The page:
Gordon Parks was the only black photographer to work for Roy Stryker at the FSA/OWI. Stryker was at first reluctant to hire a black photographer and Parks quickly discovered that Washington was a 'hate-drenched city' but he did some of his best work in the city. The fifty photos in the book were taken in 1942 and '43 mainly in Florida, New York and Washington DC. Several of the New York ones are from a May-June 1943 assignment to cover the Fulton fish market, part of a series of studies the Government wanted on food production. Some of the Washington photos are from an assignment to record the life of Ella Watson, who cleaned the FSA offices. Included here is the famous one of Ella posed in front of the Stars and Stripes, holding a broom and mop, inspired by Grant Wood's `American Gothic'. I thought it was slightly unfortunate that the Fulton and Watson photos weren't placed as a sequence in the book.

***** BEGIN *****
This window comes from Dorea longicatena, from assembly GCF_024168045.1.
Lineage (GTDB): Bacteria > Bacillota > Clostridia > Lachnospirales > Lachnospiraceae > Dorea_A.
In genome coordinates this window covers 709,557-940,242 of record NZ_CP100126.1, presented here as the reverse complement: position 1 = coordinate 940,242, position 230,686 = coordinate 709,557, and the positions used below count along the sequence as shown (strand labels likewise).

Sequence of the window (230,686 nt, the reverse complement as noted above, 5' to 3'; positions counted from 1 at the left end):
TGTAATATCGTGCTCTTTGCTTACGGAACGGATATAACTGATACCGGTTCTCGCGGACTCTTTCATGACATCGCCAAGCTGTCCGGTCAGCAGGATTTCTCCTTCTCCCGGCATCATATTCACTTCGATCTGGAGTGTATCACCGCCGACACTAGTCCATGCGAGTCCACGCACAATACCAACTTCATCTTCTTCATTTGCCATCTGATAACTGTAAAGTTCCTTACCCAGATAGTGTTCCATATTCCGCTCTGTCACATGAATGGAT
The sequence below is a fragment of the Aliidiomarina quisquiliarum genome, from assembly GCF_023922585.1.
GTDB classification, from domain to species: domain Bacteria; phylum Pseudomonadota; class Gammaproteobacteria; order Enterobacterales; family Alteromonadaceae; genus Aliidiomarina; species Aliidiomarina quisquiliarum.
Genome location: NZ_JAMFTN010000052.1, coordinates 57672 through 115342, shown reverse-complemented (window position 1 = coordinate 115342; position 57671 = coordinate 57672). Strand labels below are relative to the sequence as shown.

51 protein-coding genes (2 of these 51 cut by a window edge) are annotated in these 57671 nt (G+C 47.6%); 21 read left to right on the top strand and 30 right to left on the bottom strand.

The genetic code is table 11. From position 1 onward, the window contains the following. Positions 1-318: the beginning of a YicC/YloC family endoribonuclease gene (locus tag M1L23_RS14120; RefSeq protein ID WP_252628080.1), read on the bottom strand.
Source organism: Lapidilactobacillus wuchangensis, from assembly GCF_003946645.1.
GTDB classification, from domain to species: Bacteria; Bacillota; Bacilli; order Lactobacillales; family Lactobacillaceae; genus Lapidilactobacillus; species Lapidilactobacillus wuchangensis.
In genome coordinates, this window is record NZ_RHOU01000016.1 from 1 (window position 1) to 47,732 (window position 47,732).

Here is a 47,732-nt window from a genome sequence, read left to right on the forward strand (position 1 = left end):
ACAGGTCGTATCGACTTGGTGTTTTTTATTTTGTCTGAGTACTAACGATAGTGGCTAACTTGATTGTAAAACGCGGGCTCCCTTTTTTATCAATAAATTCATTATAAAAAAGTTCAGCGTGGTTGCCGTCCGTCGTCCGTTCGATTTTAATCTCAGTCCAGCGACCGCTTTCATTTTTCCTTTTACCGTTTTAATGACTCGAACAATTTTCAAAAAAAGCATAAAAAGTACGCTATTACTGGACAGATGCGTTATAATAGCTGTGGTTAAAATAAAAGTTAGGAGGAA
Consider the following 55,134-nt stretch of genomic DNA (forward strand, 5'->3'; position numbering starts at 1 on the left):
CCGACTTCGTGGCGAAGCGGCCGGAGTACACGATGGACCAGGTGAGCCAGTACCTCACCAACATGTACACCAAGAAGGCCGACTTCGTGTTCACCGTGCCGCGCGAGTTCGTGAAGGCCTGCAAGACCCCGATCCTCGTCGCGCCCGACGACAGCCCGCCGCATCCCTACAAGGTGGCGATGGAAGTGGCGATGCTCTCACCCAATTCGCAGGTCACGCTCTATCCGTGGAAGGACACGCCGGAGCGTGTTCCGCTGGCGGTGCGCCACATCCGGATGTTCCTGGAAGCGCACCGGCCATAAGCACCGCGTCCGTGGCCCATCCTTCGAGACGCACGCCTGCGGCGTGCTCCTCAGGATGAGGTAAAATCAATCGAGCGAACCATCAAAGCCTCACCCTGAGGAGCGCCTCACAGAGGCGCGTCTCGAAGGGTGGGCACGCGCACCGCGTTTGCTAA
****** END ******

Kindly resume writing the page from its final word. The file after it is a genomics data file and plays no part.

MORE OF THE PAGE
The photos are full of interesting detail and mostly well framed, probably thanks to Roy Stryker's exact shooting scripts for photographers out on assignments. A stylistic point about Parks photos is that many of them are low down shots, as if he had the camera just above knee level, either straight on to the subject or slightly looking up.
The book is well printed with a 175 screen and the layout follows the same style as the other eight Fields of Vision books. This is an excellent collection, so far, of the sixteen FSA/OWI photographers.